Potash, sylvite and gypsum-bearing evaporates occur at Colluli, south of Bada. South Boulder Mining Ltd, a company looking for Potash deposit in the southeastern margin of the evaporate deposits in Dankalia have shown their hope to discover Potash deposit in billions of tones. Substantial deposits of gypsum occur at Desset area, north-west of Massawa. Large deposits of common salt also occur at several places along the Red Sea coast. Considerable quantities of high quality silica are found at Merbet, which has been exploited for glass manufacturing. In addition, deposits of silica sand with feldspar occur at various wadis of Eritrea. High purity feldspars occur in pegmatites at Lahazen, 35 kms south of Massawa. Sub economic deposits of mica, which was once exported by the Italians, are found south east of Lahazien. Large deposits of kaolin occur in the lateritic horizon in parts of Teraimni, at Adi Koteio close to Adi Kwala, Adi Keih, Zeghib, Adi Hawusha, Adi Ahderom and west and southwest areas of Himbirti. Extensive deposits of the raw materials for cement manufacture are found at Adailo, close to Tio with all the constituents including limestone, marl, clay and gypsum close together. Barite occurrences have been identified around the Heneb, Meter and Gharsa wadis to the north west of Mersa Gulbub. Barite veins also occur associated with faults in the sediments of the Dogali and Desset Formations. Other barite deposits of economic significance, with reported grades of 95-97% are known to exist at Debarwa and Ketina.
Large deposits of marble occur as belts running north-northeast from Adi Ibrhim south to Gerenfi t areas. However, there are few quarries of Marble in Gogne and Goranda area which are situated at the middle of the belt. Similar belt also occurs further west and runs from Alebu southwards to Guluj. Far, in northern Eritrea, a belt of marble occurs in Adobha Valley area. Other significant marble deposits occur at Afhimbol, Amberbeb, and Mt. Kuruku (in the upper valley of Barka).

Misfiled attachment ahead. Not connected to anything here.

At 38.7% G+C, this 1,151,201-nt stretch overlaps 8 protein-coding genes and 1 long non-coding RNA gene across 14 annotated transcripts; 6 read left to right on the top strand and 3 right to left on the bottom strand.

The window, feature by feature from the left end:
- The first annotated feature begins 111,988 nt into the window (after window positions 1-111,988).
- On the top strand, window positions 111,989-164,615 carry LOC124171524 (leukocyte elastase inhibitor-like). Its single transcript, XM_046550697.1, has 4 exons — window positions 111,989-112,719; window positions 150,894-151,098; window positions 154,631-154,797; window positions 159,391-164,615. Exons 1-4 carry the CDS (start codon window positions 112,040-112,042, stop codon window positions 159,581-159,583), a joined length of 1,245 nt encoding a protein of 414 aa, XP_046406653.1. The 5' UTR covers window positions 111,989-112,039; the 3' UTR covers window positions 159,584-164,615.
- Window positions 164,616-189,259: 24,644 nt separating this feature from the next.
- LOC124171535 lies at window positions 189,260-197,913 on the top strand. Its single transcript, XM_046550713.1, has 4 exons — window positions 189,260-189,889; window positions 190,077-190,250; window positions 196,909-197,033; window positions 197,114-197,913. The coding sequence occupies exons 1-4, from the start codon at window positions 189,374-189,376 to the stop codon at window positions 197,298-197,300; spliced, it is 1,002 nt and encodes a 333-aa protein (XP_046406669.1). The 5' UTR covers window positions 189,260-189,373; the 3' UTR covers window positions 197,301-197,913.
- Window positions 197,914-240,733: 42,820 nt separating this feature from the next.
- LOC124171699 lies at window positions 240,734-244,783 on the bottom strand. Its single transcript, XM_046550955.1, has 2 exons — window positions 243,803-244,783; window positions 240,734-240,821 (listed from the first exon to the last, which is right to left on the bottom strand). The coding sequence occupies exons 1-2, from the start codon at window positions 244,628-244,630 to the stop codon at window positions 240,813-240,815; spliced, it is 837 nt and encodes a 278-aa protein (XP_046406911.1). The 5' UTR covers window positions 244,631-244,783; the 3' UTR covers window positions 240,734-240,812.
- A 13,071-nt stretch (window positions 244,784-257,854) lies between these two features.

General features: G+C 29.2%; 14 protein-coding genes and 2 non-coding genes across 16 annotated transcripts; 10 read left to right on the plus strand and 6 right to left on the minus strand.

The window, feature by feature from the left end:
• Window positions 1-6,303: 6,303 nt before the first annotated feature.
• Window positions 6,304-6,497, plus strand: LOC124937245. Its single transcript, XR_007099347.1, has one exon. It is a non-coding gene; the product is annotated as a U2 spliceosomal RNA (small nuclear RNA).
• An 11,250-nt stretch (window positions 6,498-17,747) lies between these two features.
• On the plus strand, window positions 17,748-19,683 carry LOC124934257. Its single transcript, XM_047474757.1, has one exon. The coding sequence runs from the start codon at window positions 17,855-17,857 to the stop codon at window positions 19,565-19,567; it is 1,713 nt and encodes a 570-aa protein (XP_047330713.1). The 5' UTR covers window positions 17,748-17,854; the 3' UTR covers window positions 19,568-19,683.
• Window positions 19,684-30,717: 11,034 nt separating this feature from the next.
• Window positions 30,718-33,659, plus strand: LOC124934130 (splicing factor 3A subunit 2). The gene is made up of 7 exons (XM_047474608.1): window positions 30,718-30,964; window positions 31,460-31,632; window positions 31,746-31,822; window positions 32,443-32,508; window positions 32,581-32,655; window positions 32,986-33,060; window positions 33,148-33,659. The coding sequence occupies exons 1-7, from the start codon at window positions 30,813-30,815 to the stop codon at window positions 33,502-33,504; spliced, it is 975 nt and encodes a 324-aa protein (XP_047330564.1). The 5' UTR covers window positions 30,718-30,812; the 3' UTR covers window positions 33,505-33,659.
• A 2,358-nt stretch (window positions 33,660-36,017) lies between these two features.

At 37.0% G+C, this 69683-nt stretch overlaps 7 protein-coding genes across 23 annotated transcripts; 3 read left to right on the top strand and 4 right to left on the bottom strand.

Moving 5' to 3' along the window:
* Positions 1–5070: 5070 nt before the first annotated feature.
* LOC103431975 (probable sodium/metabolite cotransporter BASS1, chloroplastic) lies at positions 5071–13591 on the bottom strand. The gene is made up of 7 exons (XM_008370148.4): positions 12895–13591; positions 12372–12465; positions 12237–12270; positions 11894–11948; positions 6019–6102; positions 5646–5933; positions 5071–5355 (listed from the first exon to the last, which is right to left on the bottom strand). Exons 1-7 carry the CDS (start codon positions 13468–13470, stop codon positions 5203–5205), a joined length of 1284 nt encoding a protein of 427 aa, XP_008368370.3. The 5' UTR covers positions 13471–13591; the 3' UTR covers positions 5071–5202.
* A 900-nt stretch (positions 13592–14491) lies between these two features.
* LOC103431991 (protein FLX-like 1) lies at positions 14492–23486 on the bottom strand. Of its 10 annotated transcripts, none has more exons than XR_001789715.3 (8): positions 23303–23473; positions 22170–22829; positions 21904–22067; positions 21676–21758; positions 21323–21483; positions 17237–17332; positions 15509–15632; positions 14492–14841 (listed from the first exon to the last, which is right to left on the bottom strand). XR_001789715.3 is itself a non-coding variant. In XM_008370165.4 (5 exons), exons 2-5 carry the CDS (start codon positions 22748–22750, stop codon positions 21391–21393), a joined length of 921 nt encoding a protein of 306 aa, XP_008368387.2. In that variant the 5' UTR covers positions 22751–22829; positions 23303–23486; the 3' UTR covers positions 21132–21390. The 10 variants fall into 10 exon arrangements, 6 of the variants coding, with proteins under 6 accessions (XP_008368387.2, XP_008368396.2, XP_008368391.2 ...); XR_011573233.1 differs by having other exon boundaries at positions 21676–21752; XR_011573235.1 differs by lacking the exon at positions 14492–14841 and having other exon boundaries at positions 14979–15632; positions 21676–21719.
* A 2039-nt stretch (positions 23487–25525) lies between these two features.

The Kertse-Komte and Debri black and gray marble deposits occur south of Decamhare and have been exploited for a long time. Recrystallised limestone deposits with variegated colours occur at Dichinema area, in the southwest of Eritrea. Granites of various colours and textures are exposed over large areas. Granites of dimension stone quality, which are currently being exploited, occur at Geleb (pink granite), and in the Arato, Korbaria, and Tukul areas (grey granite). The Mai-mine granite and Elabered granite are also suitable candidates for dimension stone. A narrow outcrop of coral limestone extends along the coast from the headland of Ras Kassar to the coastline of Tio. Immense deposits of limestone occur in the Adailo-Aitosh area south-west of Tio.
Economic exploitation of geothermal heat for power generation appears possible in rift-related volcanic rocks in the Red Sea Rift areas. Alid, Nabro, and Dubi areas are the main targets as geothermal activity in these areas is known to be intensive. Lower temperature activity also occurs at Mai Wuui, 30 kms west of Massawa. Geothermal activity, evidenced by fumaroles and hot springs with extensive alteration on the ground, is abundant in the Alid geothermal field. Studies carried out so far in this area indicate the presence of a possible subsurface high temperature reservoir. The geothermal manifestations at Nebro and Dubbi are also promising, but further study will be required to estimate the reservoir temperature.